The post I really want to write about for this show needs the second season, so I’m pretty excited that it’s been confirmed. And given what I thought when I first saw the promotional art and saw the first couple of episodes, that’s a pretty surprising turnaround. But whilst the fan service really turned me off at first, little things here and there just started endearing this show to me. Soma’s never-say-die attitude; Megumi’s incredible growth; the way Isami makes fun of Takumi’s one-sided rivalry with Soma; You-kyan’s Shinomiya’s attitude and Hinako’s cheekiness: there were so many little clips that I could only watch over and over again. But there’s something that lies even above all that: the drool-worthy food…I’ve tried one of the recipes, and am really keen to get that recipe book—if only it hadn’t been sold out for the last 6 months! Bring on S2!

Braves of the Six Flowers

Despite the way it ends, this show really works as a self-contained mystery. The key question we were presented with is explored in a logical manner, and basically resolved. Several of the characters were also very well developed, such that I really want to root for them. Unfortunately, all of this good work was let down by the animation: the CGI used for the fiends and for Mora’s abilities really looked fake, and there a number of occasions when character faces looked rather wonky. Nevertheless, if the aim of the creators’ was to get more people to check out a decent mystery novel series, I think they probably succeeded more often than not.

Knights of Sidonia S1 and S2

Sidonia is here mostly because the anime’s not quite finished yet, and I don’t really want to write an extended piece on it until I know what it’s trying to say about the themes it’s touched on so far. The most important thing seems to be associated with Hoshijiro’s musing, early on, that “maybe they want to be friends, and perhaps the problem is that we’re just too different to communicate on any level?” If so, then the most likely resolution is that Tsumugi is going to facilitate that, eventually…although what happened with Benisuzume does make me question whether it is indeed where the series is heading. This kind of theme isn’t new: Macross has been dealing with it for years, and even Gundam 00 went there with the film. Sidonia one-ups both of those series in certain areas—namely the realistic physics and tactical developments—but to me, it doesn’t beat Macross in others. Hopefully I’ll be able to write about this in more detail when we get a third (and presumably final) season! Although I also pray that the darned love…quadrangle? or quintangle? takes a backseat.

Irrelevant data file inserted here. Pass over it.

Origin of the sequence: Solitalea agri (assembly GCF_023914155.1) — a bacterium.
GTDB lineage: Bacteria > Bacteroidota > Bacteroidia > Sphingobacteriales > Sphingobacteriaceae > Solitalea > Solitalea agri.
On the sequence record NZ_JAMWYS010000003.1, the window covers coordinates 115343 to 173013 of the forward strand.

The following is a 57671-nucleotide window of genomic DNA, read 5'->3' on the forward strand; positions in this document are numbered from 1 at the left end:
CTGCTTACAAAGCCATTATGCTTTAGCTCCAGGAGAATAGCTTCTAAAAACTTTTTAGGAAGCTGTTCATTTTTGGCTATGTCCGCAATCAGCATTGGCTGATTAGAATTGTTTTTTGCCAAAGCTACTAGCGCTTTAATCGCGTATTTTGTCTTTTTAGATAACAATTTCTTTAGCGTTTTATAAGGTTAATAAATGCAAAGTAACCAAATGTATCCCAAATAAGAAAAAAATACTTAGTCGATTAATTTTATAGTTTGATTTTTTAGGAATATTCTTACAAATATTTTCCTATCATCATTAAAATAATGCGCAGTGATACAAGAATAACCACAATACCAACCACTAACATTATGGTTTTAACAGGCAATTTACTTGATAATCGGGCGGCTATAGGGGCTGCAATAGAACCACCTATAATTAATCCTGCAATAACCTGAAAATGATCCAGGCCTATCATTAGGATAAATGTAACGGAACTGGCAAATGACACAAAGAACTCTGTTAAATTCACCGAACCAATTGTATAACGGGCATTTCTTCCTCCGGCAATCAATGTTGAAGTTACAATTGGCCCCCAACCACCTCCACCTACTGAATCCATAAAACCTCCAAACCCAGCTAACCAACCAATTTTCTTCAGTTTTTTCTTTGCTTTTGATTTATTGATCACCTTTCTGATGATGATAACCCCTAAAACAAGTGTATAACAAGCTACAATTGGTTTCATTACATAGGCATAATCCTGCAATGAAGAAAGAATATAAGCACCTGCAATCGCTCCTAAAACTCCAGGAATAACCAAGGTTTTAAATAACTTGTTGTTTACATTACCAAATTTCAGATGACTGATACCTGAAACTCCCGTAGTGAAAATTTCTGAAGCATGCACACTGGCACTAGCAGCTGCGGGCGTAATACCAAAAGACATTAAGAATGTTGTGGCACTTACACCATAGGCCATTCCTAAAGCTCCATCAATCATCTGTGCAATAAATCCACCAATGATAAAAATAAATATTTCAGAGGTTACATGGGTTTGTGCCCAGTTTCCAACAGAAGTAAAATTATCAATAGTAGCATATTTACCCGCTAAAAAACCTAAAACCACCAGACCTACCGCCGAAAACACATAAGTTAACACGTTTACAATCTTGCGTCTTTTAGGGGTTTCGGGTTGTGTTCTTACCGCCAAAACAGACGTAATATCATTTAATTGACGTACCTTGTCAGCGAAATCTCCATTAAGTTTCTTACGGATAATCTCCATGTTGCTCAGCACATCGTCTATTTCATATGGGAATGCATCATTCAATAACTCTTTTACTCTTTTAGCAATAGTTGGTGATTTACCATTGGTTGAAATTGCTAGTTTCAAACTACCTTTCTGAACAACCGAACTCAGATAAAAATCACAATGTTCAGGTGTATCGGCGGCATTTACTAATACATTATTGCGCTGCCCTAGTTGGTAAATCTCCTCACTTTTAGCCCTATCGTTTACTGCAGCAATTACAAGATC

Croisée in a Foreign Labyrinth

This story was somewhat uneven for me, in the sense that there were a few episodes with messages that I really liked, but others that left me somewhat bored. For example, I appreciated Yuna pointing out the importance of the feelings behind a sincere apology, the way that keeping promises and trusting in those pledges was highlighted, and the moments where the characters discover some of the differences between Japan and the West that they had not been aware of. Even Alice left me with mixed feelings—she’s the epitome of the ‘annoying, little rich girl’ that I can’t stand, but even she showed some growth, learning not only about what Yune valued, but also coming to treat Claude just that little bit better. If anything sparked my interest, it would be how Camille and Claude’s relationship develops from here on, mostly because it doesn’t look like it’ll be a fairytale ‘romantic’ ending…

So…these are the 8 shows that I’ve completed up to this point, bar one. The ‘average Joes’ that I’ve been following in the fall will probably get a joint post, because they have a couple of things in common. I’ll try to get it out on Christmas Eve, to finish the introduction to my 2015 rundown. It’s been fun reading one or two of the offerings on show this year, particularly Frog-kun’s 12 days of shipping. I know that I’m going against the tide by doing them per tradition instead of in the lead-up to Christmas, but I have one very good reason for doing so, as this year’s reflections will once again prove…

About karice
MAG fan, translator, and localization project manager. I also love musicals, travel and figure skating!

One Response to Moments of 2015: Prelude—the other stuff I saw this year

  1. Pingback: Reflections on Winter and Spring, and Pick that Voice!! Part 1 | HOT CHOCOLATE IN A BOWL